What makes for a Happy New Year?

Chuck Tabor - Contributing columnist

I wonder, at this point in the new year, how many times has someone offered you a specific greeting of “Happy New Year.” Whether it be on the telephone, or at the grocery store or some other retail establishment, or at church or wherever, has someone ever wished you a “Happy New Year!”?

It has happened to all of us. And most likely, unless your middle name is “Scrooge”, you have also said the same thing to many people as you pass them by! But what does it mean?

“New Year” is obvious in its meaning – the passing from 2017 to 2018. So far this year, how many times have you mistakenly written “2017”in your checkbook or on a dated document?

But what are we saying when we wishh one another a “Happy” new year?

Emily Esfahani, in a new book released just this past year entitled The Power of Meaning, suggests that happiness has become a fruitless pursuit.

In her research, she discovered that studies on the pursuit of happiness have increased in number from a few hundred back in the 1980s to well over 10,000 as late as 2014. That interest in personal happiness has developed into a deluge of public response, ranging from the publishing of books to entrepreneurs establishing start-up companies and developing personal apps to make this pursuit a reality in people’s lives.

They were followed by a deluge of celebrities, personal coaches, and motivational speakers, all eager to share the gospel of happiness– of course, all for a price!

In fact, according to Google searches, since the beginning of this century, the interest in pursuing happiness has tripled. Esfahani quotes one author who proclaimed that, “The shortcut to anything you want in your life is to BE and FEEL happy now!”

But she goes on to say that, “And yet, there is a major problem with the happiness frenzy: it has failed to deliver on its promise. Though the happiness industry continues to grow, as a society, we’re more miserable than ever. Indeed, social scientists have uncovered a sad irony — chasing happiness actually makes people unhappy.” (Emphasis mine)

So the question for you and for me becomes, “What will make this new year a happy one?” If chasing happiness is not the answer, what is?

My wife being a runner, I am always interested in stories about running. I was intrigued to read the account of 86-year-old old Joy Johnson, a veteran of 25 New York City marathons, who died with her running shoes on.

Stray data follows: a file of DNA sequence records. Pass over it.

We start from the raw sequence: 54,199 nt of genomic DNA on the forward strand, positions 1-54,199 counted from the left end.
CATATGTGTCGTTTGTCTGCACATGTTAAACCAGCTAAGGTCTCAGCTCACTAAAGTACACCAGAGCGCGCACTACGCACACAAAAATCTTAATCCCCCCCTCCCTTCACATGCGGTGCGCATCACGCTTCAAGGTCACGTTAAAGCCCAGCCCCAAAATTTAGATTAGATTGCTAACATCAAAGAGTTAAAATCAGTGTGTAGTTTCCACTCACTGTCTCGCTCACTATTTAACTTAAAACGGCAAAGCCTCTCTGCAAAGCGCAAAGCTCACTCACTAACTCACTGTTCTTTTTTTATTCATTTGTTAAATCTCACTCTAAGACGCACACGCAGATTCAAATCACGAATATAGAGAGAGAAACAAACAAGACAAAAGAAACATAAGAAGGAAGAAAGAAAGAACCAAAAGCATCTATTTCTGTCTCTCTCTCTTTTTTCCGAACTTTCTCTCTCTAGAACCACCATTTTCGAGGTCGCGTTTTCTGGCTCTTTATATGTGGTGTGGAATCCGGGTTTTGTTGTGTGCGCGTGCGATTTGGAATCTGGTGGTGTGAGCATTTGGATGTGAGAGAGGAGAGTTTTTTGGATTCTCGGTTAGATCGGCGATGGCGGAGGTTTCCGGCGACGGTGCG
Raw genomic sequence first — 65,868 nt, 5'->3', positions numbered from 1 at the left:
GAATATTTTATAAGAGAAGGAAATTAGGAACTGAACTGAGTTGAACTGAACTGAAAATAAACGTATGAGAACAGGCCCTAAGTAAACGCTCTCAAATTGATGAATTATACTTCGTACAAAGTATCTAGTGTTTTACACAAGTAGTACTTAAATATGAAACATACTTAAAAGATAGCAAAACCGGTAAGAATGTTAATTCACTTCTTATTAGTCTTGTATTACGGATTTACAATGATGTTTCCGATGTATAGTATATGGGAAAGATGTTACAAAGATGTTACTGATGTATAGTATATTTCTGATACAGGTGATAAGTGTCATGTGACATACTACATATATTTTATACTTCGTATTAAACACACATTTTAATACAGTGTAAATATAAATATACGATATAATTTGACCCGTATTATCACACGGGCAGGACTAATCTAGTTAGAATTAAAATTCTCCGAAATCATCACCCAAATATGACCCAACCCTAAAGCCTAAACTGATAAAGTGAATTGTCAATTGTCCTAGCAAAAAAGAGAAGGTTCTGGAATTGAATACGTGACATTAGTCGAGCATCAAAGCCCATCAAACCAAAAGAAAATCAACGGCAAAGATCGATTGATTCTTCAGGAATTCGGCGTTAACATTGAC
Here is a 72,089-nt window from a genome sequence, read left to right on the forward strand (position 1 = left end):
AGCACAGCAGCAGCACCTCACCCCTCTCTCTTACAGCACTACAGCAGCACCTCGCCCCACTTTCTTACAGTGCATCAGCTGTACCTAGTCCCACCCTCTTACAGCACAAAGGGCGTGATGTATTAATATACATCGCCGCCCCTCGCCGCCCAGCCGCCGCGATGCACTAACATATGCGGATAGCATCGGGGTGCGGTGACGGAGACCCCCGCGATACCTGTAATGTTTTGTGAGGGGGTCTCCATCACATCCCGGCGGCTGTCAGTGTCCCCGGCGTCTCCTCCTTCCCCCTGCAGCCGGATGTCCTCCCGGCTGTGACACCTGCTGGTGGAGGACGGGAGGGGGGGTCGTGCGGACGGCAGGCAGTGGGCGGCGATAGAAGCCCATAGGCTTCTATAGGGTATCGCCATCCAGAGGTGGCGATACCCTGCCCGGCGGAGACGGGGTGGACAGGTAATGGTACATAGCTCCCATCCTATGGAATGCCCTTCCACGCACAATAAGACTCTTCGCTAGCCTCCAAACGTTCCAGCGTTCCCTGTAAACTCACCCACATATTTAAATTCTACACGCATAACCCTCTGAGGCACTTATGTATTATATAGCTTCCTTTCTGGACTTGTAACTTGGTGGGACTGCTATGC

Johnson, who was the oldest runner in the 2013 NYC marathon, fell at the 20 mile marker in the event. She crossed the finish line at about eight hours. After the race she returned to her hotel room, lay down with her shoes on, and never woke up.

Amazingly, Johnson didn’t run her first marathon until she was sixty-one years old. The only hint of the sport was the verse from Isaiah 40:31 which hung on the kitchen wall in her family farm home in rural Minnesota: “But they who wait for the Lord shall renew their strength. They shall mount up with wings like eagles. They shall run and not be weary, they shall walk and not faint.”

Ironically, the career gym teacher, Johnson was a stranger to personal exercise until she took a three-mile walk in 1986. Then she started jogging and competing in 10-K races. By 1988 she had competed in her first New York City Marathon. Three years later she recorded her best time at age sixty-four with a time of 3 hours and 55 minutes.

A few years ago she told a reporter about her exercise regimen. She would wake up at 4 a.m., drink her coffee while reading her Bible, and then set out on an eight mile pre-dawn run.

“When you wake up it can either be a good day or a bad day,” Ms. Johnson said. “I always say, ‘It’s going to be a good day.’”

The devout Christian ran every day but Sunday so she could attend church. Johnson sang hymns to herself to pass the time while running. According to Johnson’s daughter, “She was always a happy runner — and besides her faith and family, this was something she loved the most.”

As I read about this remarkable lady, I am impressed with what it means to be happy and to have a “Happy New Year.”

First, waking up happy is a choice, and it is determined at the very start of the day. This lady epitomized an attitude of joy and gratitude and began each day with that spirit reigning in her heart and soul.

Second, it is never too late to start a new challenge, especially as it relates to your journey with God.

Third, the beginning of a new year is a great time to begin that challenge, and to see happiness in your soul begin anew. One of the most significant challenges in the wishing to someone of a “Happy New Year” is that the coming year would bring them closer than ever in their relationship to Christ.

Walking with Him through the challenges of the coming year is truly the only way to find true happiness!

Won’t you make that choice today?

Chuck Tabor is a regular columnist for the Times-Gazette. He is also the former Pastor of Port William UMC.


Chuck Tabor

Contributing columnist